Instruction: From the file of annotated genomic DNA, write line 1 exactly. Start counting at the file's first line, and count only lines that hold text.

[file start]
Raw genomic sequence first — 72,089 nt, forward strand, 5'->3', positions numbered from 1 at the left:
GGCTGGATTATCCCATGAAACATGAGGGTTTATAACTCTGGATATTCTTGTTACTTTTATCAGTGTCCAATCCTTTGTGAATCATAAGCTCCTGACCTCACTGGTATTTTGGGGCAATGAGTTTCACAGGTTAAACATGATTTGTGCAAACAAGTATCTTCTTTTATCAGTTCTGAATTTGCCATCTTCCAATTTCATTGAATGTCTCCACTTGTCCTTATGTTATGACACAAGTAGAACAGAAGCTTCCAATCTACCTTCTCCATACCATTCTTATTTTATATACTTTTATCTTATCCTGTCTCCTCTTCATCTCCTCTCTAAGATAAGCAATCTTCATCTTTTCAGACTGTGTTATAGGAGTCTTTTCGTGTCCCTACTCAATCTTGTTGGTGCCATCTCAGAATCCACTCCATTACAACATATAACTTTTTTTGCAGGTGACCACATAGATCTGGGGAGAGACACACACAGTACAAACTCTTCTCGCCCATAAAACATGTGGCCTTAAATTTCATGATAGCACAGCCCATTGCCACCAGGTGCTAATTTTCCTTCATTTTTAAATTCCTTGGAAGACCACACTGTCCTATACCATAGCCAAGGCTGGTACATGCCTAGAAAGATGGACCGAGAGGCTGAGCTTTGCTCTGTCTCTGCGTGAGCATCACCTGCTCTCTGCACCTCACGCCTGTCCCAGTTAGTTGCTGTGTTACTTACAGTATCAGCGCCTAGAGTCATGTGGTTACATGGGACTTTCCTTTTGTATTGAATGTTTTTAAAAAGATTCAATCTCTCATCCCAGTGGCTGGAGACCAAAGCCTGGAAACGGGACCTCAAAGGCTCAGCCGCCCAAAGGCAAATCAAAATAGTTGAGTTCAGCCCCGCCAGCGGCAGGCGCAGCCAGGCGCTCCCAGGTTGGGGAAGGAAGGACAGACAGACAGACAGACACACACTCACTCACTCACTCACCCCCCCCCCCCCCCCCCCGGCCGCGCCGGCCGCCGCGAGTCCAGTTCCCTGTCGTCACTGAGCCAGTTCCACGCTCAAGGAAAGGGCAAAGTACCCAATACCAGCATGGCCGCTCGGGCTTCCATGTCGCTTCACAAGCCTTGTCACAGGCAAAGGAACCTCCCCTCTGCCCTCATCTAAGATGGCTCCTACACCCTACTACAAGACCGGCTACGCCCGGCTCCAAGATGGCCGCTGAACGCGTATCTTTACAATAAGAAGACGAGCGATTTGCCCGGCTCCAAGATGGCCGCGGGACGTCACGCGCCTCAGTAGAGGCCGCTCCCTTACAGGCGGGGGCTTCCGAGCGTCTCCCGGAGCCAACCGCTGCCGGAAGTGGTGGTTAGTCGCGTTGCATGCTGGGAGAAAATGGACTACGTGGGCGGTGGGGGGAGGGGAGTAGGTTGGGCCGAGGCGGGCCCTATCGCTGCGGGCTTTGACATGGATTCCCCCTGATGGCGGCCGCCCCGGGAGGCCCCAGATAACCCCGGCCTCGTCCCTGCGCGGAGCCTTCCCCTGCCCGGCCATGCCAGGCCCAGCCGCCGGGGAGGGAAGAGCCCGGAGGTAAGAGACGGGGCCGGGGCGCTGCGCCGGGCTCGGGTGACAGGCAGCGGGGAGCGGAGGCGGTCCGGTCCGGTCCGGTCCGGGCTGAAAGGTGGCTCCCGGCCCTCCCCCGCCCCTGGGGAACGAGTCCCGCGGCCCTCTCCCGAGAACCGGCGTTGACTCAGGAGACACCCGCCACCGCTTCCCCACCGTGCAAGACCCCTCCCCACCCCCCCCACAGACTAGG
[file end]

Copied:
Raw genomic sequence first — 72,089 nt, forward strand, 5'->3', positions numbered from 1 at the left: